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Old 09-23-2014, 05:00 PM   #44
Dan Richards
Dojo: Latham Eclectic
Location: NY
Join Date: Oct 2007
Posts: 452
Re: Third Wave Aikido

Carsten Möllering wrote: View Post
I have to admitt, I don't know your situation and I don't really understand the intention of this thread. But could it be that you struggle with a situation in which qualified teachers have more and more left the reliable structures of clear lines of tradition - i.e. the hierarchical structures ... - and are now teaching mostly independent on their own?
Hi Carsten, rather than struggling, I actually find it exciting that more teachers are leaving political structures within aikido, and striking out on their own more independently. I agree that these - and other - arts are passed down through lineages of people. And even during it's time, the hierarchical structure of Aikikai and other large organizations certainly helped to promote and spread aikido to the world. And aikido - as a progressive and living art - has passed through that stage of evolution.

And here's Yamada again, in an interview
In my opinion, the time of spreading aikido to the world is finished; now we have to focus on quality.
Do you know of any other kind of art endeavor - such as music, painting, cooking, etc. - that requires people to kowtow (1. act in an excessively subservient manner.) to a political organization, teachers, technical form, and ranking structure?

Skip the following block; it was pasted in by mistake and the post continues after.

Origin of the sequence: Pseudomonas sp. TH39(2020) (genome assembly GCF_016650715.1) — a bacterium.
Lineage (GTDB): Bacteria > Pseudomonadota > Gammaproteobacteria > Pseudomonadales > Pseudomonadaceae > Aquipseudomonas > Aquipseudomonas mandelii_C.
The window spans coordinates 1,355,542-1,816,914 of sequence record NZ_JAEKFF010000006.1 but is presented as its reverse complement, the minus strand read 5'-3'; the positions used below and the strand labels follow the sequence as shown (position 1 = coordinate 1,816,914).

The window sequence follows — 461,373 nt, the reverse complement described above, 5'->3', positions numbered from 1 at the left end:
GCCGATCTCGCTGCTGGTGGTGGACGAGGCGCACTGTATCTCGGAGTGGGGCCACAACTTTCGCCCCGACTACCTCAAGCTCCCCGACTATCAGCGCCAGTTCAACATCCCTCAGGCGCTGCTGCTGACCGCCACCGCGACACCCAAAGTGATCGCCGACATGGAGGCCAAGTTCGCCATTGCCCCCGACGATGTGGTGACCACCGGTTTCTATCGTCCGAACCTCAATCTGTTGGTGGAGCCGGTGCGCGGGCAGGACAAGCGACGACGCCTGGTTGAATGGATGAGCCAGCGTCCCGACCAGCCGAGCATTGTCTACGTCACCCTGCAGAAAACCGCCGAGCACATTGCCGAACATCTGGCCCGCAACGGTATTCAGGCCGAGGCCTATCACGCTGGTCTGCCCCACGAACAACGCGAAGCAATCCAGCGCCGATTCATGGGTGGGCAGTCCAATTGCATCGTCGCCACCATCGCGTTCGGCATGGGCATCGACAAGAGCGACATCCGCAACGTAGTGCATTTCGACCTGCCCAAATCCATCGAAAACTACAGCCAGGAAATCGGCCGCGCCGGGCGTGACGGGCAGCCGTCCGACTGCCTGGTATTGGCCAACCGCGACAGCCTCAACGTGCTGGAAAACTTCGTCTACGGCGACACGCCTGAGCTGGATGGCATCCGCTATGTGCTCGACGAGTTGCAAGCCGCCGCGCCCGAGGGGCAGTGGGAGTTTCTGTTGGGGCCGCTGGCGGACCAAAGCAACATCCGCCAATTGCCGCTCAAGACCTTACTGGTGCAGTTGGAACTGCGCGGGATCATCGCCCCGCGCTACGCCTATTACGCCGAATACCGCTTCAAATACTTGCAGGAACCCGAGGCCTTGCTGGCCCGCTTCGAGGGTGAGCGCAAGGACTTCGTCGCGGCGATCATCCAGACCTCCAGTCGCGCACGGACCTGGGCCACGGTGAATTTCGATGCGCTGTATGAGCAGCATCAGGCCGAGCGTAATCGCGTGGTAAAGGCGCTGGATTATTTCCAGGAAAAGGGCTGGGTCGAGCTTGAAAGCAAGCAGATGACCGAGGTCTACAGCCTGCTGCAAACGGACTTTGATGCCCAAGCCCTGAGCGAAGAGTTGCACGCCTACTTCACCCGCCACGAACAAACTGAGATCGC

There are quite a few people in the world now who have trained 25+ years - many with direct students of M. Ueshiba. The last generations of direct students have been passing away in recent years.

More and more, there are qualified people teaching and training independently, with little interest in politics and ranking. These people are free to explore, refine, and reinvent pedagogical and training methods. These people are often open and sharing freely with others. They're also incorporating and experimenting with new technologies and communication.

I'm not putting out - nor am I hearing from others who are teaching, discovering, and exploring independently - any kind of anti-Folgers or anti- Starbucks sentiments. There is nothing "anti-establishment" about this.

"Third wave" coffee is not anti-establishment. In fact, they're thankful for the market, resources, and technologies that allows them to develop, prosper, and even exist. And they all have diversified and highly individual expressions that revolve around certain common core principles.

In 2008, Jonathan Gold of the LA Weekly defined third wave coffee:
The first wave of American coffee culture was probably the 19th-century surge that put Folgers on every table, and the second was the proliferation, starting in the 1960s at Peet's and moving smartly through the Starbucks grande decaf latte, of espresso drinks and regionally labeled coffee. We are now in the third wave of coffee connoisseurship, where beans are sourced from farms instead of countries, roasting is about bringing out rather than incinerating the unique characteristics of each bean, and the flavor is clean and hard and pure.
There are pockets of aikido and practitioners that we could call "third wave aikido" who are doing exactly that. It's the idea of taking newer technologies and levels of experience, and really taking it back to "old school." Another way to look at it would be something along the lines of a return to "pre-industrial martial arts."
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